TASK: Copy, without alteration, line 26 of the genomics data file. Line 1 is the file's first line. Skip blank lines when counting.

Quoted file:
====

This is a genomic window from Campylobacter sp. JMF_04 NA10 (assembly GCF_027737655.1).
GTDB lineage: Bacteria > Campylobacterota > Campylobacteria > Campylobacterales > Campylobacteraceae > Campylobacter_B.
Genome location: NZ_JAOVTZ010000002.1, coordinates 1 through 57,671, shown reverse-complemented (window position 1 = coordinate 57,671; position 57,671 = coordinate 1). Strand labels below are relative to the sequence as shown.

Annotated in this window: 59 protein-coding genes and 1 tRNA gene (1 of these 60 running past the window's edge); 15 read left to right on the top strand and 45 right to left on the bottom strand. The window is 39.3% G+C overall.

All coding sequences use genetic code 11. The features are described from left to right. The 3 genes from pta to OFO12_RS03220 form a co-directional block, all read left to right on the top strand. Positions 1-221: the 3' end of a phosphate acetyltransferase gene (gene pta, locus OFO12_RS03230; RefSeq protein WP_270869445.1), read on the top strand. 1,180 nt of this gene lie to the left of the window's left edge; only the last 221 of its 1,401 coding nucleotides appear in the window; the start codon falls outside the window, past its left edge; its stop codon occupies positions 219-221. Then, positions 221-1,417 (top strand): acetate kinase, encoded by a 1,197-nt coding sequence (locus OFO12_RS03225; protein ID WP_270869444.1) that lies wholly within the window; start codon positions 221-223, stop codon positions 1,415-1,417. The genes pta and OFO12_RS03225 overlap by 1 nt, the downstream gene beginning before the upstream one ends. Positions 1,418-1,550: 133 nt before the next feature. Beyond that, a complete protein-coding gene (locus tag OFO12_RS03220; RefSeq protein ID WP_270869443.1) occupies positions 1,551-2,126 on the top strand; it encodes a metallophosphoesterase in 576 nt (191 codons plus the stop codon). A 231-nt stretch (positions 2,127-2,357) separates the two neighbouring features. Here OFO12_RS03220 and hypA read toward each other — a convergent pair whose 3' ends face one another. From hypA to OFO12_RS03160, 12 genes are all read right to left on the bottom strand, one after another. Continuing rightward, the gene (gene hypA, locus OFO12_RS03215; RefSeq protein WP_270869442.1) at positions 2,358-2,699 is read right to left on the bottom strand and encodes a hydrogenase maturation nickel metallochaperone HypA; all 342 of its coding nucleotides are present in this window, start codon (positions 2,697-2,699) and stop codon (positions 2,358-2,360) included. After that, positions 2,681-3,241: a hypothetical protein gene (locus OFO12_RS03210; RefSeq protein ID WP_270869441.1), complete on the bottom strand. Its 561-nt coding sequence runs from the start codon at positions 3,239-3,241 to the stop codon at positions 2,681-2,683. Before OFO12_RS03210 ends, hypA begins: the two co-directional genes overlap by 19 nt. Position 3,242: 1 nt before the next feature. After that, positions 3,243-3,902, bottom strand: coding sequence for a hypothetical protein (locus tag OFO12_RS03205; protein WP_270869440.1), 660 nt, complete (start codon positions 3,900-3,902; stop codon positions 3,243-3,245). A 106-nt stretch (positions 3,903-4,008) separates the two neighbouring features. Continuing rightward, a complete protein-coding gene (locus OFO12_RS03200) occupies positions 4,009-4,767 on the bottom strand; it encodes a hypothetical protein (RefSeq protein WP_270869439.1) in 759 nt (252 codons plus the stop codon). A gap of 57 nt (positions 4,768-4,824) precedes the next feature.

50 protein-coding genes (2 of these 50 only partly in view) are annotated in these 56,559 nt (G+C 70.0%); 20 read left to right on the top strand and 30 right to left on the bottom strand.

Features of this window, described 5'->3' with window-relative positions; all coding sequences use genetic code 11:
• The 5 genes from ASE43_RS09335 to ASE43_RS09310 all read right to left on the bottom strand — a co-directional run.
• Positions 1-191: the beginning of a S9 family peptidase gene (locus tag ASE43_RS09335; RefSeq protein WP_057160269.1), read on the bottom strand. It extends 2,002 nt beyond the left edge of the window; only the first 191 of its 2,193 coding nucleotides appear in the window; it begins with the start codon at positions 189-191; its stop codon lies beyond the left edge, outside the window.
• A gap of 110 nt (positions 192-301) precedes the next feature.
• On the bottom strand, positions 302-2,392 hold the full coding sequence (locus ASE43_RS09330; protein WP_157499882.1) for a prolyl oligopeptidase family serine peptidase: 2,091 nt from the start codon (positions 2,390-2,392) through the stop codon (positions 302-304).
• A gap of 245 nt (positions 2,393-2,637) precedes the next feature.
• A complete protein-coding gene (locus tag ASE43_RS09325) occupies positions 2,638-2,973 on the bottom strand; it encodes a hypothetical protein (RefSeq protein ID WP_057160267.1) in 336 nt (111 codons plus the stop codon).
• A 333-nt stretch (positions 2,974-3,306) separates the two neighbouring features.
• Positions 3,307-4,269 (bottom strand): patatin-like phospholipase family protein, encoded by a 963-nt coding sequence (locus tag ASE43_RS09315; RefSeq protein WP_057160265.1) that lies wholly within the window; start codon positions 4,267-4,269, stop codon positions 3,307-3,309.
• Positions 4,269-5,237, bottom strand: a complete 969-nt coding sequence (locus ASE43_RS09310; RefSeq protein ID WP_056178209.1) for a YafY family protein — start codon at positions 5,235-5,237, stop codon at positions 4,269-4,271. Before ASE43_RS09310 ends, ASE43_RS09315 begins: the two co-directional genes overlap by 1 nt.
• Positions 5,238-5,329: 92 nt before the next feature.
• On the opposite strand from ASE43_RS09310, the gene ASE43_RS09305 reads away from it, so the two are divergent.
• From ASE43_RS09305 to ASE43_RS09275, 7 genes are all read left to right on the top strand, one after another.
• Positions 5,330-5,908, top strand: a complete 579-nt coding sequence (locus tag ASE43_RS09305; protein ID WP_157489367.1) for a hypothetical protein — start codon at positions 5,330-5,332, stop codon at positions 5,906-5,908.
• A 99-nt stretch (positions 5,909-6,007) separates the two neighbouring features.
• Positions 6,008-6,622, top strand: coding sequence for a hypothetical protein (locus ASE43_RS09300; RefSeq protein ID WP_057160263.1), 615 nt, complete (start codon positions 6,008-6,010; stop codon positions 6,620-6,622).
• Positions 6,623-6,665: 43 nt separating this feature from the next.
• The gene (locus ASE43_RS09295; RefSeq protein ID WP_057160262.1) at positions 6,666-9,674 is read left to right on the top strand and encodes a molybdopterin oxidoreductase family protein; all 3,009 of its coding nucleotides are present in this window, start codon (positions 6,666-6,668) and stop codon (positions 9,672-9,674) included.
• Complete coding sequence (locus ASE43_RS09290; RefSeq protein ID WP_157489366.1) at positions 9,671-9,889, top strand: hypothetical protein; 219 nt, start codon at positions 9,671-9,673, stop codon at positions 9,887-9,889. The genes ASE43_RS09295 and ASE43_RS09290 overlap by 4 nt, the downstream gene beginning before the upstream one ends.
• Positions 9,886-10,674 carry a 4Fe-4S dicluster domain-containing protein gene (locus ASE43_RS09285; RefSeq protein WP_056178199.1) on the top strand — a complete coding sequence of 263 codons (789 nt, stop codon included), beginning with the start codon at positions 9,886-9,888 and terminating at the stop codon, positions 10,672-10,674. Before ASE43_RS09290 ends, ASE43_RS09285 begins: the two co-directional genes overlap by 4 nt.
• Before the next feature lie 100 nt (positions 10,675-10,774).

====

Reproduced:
• Positions 9,886-10,674 carry a 4Fe-4S dicluster domain-containing protein gene (locus ASE43_RS09285; RefSeq protein WP_056178199.1) on the top strand — a complete coding sequence of 263 codons (789 nt, stop codon included), beginning with the start codon at positions 9,886-9,888 and terminating at the stop codon, positions 10,672-10,674. Before ASE43_RS09290 ends, ASE43_RS09285 begins: the two co-directional genes overlap by 4 nt.